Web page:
A federal court just struck down Trump’s attempt to make power plants even dirtier – By Umair Irfan (VOX) / January 19 2021
The Affordable Clean Energy rule, which replaced Obama’s Clean Power Plan, would’ve led to more power sector emissions.
On President Donald Trump’s last full day in office, a federal court struck down his final effort to undo his predecessor’s legacy on climate change, handing President-elect Joe Biden a clean slate to craft regulations for greenhouse gases from power plants.
The US Court of Appeals for the District of Columbia Circuit struck down the 2019 Affordable Clean Energy (ACE) rule, the Trump administration’s effort to lower power sector emissions by a tepid 11 million tons, or between 0.7 and 1.5 percent, by 2030. The rule replaced President Barack Obama’s 2015 Clean Power Plan, which aimed to reduce US power sector emissions by 32 percent below 2005 levels by 2030. (Obama’s Clean Power Plan never took effect — a number of Republican state attorneys general sued to block it, and the Supreme Court issued a stay to allow those lawsuits to proceed.)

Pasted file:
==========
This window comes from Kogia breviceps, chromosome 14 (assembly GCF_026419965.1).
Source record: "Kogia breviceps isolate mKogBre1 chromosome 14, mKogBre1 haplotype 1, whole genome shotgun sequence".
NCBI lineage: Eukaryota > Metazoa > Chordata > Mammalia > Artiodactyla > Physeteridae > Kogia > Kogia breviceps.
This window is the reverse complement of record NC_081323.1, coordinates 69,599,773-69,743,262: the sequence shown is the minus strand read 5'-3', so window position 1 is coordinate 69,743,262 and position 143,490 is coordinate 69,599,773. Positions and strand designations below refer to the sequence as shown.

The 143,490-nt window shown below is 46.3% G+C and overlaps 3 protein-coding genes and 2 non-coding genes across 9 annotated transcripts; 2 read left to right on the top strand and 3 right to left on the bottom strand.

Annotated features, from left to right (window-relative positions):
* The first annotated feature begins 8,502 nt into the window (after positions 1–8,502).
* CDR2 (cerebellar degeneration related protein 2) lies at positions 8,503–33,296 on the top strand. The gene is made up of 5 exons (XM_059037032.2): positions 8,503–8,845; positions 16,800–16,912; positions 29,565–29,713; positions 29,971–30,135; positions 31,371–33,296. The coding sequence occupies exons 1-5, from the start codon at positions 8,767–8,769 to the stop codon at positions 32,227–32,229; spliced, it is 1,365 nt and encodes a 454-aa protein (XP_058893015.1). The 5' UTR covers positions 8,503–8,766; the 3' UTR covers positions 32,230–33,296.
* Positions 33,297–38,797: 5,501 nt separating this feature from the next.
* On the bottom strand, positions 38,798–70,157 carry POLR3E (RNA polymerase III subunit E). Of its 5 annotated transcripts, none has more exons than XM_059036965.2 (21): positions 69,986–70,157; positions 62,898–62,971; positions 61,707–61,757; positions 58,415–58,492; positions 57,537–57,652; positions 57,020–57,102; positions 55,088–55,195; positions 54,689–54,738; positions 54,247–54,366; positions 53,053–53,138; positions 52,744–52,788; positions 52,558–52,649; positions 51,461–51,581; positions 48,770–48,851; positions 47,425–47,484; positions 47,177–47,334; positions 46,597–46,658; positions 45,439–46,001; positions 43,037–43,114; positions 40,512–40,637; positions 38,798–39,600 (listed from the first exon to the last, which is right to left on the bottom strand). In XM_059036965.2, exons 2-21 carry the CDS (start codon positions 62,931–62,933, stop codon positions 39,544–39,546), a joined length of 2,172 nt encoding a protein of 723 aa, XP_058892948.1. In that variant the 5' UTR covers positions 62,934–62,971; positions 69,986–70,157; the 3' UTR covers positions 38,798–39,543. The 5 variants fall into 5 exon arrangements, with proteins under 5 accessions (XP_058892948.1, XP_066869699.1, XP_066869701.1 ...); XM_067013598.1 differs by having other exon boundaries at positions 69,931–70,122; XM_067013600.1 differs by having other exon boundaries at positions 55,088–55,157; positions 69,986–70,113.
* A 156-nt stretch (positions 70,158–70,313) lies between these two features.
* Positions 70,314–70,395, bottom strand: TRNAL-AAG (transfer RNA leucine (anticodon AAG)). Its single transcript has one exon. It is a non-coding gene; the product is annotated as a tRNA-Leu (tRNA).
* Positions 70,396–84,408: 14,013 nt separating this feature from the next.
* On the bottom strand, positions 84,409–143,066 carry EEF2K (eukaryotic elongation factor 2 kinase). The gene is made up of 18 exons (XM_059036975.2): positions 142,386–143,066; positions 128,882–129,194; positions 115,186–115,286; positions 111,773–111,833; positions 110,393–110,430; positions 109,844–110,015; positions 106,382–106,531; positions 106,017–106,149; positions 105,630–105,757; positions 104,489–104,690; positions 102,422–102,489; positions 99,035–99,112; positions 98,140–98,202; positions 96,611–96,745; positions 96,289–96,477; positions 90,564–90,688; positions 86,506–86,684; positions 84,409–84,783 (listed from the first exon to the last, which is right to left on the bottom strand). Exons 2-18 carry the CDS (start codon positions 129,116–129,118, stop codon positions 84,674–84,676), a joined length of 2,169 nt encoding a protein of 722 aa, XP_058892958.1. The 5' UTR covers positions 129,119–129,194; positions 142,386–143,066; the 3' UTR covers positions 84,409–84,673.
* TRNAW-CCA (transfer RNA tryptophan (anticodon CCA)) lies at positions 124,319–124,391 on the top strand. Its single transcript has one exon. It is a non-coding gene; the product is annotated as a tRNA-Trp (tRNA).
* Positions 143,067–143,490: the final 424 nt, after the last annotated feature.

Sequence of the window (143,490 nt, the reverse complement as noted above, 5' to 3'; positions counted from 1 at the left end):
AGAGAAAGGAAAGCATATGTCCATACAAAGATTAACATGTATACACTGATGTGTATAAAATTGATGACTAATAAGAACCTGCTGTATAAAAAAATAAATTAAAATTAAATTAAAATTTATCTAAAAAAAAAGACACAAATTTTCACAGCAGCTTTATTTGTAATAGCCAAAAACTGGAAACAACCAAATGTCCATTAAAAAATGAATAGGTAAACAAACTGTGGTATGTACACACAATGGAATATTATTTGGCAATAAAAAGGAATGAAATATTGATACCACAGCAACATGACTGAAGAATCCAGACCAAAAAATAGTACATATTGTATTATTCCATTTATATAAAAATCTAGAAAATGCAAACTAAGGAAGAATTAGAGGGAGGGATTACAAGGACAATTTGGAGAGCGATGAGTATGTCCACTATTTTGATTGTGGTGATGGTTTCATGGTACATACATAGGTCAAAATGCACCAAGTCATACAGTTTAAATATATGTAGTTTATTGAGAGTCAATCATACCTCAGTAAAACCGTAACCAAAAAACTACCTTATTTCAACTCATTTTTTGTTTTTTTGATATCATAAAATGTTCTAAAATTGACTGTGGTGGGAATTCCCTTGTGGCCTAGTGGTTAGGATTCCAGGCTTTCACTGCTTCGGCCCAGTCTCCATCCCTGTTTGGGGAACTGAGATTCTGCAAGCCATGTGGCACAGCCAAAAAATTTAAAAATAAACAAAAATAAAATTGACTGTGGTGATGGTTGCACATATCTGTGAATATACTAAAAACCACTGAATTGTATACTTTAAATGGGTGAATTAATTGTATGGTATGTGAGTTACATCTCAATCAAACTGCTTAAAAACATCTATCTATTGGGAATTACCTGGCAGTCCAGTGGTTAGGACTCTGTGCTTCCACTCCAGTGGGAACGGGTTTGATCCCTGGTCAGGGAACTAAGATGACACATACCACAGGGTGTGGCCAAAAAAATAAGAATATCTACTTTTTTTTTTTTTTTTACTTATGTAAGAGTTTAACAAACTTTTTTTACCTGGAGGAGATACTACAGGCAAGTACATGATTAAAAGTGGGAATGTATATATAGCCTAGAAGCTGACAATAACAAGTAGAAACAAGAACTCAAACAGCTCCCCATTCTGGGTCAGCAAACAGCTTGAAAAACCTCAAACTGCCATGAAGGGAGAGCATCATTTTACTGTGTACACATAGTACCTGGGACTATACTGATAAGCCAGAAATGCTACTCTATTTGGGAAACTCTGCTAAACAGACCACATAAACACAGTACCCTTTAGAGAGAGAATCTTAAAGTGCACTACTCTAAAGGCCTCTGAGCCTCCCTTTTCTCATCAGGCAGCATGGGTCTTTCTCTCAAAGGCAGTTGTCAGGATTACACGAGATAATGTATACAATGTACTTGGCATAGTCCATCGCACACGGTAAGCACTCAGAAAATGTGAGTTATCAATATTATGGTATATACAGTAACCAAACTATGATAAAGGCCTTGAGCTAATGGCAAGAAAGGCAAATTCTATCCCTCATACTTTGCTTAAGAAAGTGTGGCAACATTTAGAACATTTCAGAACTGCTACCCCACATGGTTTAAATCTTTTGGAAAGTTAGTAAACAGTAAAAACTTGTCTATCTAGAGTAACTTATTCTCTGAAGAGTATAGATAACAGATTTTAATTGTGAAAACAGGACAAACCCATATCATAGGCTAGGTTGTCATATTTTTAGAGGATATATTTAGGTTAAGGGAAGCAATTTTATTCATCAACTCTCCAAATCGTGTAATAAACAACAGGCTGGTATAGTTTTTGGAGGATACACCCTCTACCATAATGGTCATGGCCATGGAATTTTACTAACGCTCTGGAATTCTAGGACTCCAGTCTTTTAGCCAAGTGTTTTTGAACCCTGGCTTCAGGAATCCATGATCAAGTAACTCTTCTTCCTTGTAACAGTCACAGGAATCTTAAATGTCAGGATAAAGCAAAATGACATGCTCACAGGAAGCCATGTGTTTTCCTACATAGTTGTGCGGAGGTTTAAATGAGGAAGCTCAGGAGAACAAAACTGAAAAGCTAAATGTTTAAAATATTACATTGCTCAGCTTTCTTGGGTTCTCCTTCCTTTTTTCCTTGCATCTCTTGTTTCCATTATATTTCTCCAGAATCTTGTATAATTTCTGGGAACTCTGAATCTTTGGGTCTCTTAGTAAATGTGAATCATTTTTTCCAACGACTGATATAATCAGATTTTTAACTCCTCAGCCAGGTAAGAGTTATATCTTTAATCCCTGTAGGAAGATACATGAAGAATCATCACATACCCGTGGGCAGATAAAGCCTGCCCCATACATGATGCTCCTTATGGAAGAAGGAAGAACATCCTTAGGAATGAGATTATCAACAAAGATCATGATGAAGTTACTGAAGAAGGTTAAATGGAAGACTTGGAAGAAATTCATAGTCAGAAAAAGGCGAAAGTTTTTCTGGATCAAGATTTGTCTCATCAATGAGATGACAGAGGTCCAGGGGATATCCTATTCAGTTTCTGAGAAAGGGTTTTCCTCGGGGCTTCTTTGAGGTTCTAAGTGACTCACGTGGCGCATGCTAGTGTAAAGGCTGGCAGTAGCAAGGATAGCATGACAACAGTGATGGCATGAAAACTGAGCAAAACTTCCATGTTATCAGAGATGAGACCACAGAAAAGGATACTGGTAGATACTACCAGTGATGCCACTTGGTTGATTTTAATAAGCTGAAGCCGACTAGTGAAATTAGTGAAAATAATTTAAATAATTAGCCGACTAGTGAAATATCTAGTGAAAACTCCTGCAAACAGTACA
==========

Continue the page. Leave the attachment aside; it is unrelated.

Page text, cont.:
Power generation is the second-largest source of greenhouse gases in the United States, and the EPA is required to regulate these emissions under the Clean Air Act, according the Supreme Court’s 5-4 ruling in Massachusetts v. Environmental Protection Agency in 2007. So the Trump administration couldn’t simply repeal the Obama-era regulation; it had to come up with a replacement.
One quirk of the ACE rule is that it was actually worse for the environment than doing nothing because it created incentives to burn more fossil fuels. While the Obama rule allowed power plants to use a variety of tactics to reduce their emissions, the Trump rule centered on increasing efficiency — i.e. drawing more energy from each unit of fossil fuels. This has the side effect of making fossil fuels more cost effective. One study found that the ACE rule would cause 28 percent of model coal plants to spew more carbon dioxide by 2030 compared to a scenario with no policy at all.